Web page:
Which character in R.U.R. undergoes the most change, and how?

Quick answer:

The character who changes the most in R.U.R. is Mr. Alquist. When the play begins, he is anti-robot in that he questions the ethics and possible consequences of profiting from the their use and manufacture. By the play's end, as the only naturally-born human left alive, he commits to helping the robots who have become human begin to re-establish the species. Helen and Dobin, who are killed, also change significantly.

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Karel Çapek presents numerous characters who undergo significant changes in in R.U.R. Mr. Alquist changes the most profoundly. He begins as a man deeply entrenched in traditional ways and, in his role in the Rossom manufacturing plant, sees the robots as work machines. His concerns about the ethics of making so many machines prove correct, though the negative effects exceed even his expectations. Ironically, the revolutionary robots who kill the humans spare him, not out of compassion but to punish him. He ends up believing in the humanity of the two humanized robots, and commits to supporting their cause of starting to repopulate the planet.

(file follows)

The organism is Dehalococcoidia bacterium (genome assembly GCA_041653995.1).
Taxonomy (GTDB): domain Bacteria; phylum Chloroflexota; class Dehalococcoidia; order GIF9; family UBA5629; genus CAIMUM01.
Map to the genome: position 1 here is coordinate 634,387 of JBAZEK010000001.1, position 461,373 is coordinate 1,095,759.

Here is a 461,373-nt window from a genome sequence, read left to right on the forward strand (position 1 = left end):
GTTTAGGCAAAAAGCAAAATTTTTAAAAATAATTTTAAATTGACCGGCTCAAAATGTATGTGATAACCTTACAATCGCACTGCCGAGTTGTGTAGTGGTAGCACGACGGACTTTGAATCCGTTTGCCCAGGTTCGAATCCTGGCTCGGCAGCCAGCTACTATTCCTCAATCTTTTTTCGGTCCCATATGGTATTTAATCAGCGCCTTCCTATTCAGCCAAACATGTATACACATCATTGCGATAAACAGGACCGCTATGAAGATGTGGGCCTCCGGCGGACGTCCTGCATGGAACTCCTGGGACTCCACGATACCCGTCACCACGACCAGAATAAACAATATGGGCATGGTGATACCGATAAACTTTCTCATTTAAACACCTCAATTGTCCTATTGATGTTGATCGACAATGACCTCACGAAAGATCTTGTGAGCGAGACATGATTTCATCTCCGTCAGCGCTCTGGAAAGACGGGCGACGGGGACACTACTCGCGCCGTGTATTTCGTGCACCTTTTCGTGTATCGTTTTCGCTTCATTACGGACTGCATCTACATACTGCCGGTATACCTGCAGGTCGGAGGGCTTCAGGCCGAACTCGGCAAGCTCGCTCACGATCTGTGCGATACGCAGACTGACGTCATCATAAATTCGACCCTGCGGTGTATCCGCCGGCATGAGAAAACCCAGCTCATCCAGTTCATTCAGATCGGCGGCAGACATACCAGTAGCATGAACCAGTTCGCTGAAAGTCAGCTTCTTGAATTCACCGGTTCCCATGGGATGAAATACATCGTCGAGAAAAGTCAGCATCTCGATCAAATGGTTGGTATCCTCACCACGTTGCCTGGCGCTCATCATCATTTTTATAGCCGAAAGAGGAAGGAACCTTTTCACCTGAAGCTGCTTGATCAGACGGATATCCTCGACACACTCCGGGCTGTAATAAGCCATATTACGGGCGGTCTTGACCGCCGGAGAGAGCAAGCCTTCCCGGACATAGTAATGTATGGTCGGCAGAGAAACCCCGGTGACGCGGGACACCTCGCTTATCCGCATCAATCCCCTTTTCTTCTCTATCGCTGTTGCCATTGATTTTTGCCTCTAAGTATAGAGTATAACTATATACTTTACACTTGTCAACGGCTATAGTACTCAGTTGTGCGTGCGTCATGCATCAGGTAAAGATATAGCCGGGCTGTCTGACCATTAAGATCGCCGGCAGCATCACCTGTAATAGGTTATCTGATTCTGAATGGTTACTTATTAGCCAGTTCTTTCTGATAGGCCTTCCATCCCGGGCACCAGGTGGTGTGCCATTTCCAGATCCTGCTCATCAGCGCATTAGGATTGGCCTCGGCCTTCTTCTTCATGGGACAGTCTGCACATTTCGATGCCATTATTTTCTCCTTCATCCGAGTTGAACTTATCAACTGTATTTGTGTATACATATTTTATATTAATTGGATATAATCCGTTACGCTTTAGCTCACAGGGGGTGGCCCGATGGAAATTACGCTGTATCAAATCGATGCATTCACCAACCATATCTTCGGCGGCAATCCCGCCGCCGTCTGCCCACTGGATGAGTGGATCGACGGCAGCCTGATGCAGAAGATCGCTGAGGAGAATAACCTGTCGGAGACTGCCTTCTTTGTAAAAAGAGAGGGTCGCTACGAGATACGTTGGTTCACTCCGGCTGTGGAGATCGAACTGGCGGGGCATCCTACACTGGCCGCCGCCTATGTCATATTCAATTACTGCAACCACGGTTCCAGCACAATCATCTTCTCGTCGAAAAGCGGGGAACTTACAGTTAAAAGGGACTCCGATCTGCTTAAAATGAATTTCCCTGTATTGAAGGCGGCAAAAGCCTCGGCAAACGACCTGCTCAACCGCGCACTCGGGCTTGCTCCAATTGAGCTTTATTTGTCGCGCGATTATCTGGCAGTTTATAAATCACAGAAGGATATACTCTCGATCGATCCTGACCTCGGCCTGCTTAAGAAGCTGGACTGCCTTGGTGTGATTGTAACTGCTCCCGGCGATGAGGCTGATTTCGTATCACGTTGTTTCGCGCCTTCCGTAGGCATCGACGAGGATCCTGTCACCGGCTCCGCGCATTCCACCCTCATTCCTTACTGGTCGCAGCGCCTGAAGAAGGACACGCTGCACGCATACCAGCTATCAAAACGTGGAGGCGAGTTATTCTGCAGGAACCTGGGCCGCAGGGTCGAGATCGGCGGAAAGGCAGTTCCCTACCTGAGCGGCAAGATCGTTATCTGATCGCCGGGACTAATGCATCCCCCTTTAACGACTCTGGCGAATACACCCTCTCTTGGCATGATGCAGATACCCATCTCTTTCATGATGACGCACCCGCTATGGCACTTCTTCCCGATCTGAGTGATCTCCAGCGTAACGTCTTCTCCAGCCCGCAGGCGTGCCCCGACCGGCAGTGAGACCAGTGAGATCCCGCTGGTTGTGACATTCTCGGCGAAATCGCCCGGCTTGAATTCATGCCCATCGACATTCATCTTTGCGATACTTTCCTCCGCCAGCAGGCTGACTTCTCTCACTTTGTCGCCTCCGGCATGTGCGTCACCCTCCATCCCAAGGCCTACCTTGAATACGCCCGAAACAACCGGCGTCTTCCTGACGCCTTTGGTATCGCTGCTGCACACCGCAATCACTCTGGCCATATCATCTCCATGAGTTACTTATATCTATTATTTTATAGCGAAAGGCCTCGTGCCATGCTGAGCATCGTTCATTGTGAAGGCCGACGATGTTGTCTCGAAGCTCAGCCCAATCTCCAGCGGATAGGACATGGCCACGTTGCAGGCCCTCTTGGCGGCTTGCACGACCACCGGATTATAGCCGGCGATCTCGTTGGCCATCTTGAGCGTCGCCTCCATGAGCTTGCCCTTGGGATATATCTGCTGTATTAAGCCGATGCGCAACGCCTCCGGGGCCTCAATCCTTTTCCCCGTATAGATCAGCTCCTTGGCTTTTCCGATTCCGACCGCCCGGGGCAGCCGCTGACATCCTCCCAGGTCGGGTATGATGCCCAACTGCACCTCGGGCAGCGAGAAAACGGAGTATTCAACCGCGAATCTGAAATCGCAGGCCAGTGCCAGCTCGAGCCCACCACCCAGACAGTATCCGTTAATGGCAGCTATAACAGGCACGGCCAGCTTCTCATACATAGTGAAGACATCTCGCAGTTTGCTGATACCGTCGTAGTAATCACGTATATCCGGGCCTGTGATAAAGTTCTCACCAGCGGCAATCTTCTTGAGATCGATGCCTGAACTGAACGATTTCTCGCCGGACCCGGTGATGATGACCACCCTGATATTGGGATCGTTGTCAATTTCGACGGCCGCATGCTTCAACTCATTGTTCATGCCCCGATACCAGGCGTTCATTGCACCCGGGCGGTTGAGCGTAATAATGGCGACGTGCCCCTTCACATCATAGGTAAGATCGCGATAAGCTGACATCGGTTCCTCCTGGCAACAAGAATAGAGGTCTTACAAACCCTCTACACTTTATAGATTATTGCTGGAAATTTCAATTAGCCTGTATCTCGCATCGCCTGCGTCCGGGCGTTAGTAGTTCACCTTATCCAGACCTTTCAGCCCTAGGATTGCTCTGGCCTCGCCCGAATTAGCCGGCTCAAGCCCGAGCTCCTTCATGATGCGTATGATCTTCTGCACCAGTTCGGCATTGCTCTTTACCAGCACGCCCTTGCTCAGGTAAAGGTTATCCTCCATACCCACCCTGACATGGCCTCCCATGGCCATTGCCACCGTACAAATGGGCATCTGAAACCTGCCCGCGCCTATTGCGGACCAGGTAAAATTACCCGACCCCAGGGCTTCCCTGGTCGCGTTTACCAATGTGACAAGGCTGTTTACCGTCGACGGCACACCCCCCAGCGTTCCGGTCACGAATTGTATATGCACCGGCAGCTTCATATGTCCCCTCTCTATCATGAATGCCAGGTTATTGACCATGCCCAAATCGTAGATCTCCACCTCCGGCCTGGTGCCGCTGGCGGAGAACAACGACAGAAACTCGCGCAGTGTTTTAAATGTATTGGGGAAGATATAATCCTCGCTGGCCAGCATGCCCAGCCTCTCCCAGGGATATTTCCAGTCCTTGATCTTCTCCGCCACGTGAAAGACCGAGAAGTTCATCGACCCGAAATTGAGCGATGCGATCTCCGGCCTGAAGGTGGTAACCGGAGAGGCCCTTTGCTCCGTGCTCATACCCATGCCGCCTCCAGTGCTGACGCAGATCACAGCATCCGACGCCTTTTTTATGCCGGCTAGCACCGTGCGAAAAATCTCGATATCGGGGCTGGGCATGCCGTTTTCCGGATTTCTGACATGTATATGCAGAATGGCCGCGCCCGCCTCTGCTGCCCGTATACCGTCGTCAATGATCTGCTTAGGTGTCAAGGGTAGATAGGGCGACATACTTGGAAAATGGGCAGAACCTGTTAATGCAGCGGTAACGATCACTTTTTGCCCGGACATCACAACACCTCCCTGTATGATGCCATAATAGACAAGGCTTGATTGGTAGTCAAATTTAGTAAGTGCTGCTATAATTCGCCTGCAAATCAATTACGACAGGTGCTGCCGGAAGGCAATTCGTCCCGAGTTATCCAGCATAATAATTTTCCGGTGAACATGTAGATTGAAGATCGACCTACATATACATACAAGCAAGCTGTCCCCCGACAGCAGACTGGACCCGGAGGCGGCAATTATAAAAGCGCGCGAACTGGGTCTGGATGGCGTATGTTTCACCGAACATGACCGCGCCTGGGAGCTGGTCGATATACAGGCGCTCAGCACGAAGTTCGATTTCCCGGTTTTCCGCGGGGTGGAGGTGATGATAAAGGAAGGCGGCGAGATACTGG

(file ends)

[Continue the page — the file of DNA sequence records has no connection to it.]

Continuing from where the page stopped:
Some readers may see more evidence of change within characters who do not survive to the very end.One could argue that the fact that they are all killed indicates equal change for them all, from alive to dead. Nevertheless, Helena Glory (the human original) and Harry Dobin also change in major ways. While still alive, Dobin changes considerably as a result of his association, and subsequent marriage, to Helen. He does not originally believe that robots do, or could ever, have souls. Helen is forced to accept her possible error. Having a soul is not a complete benefit, as the robots learn to hate the humans who had oppressed them.

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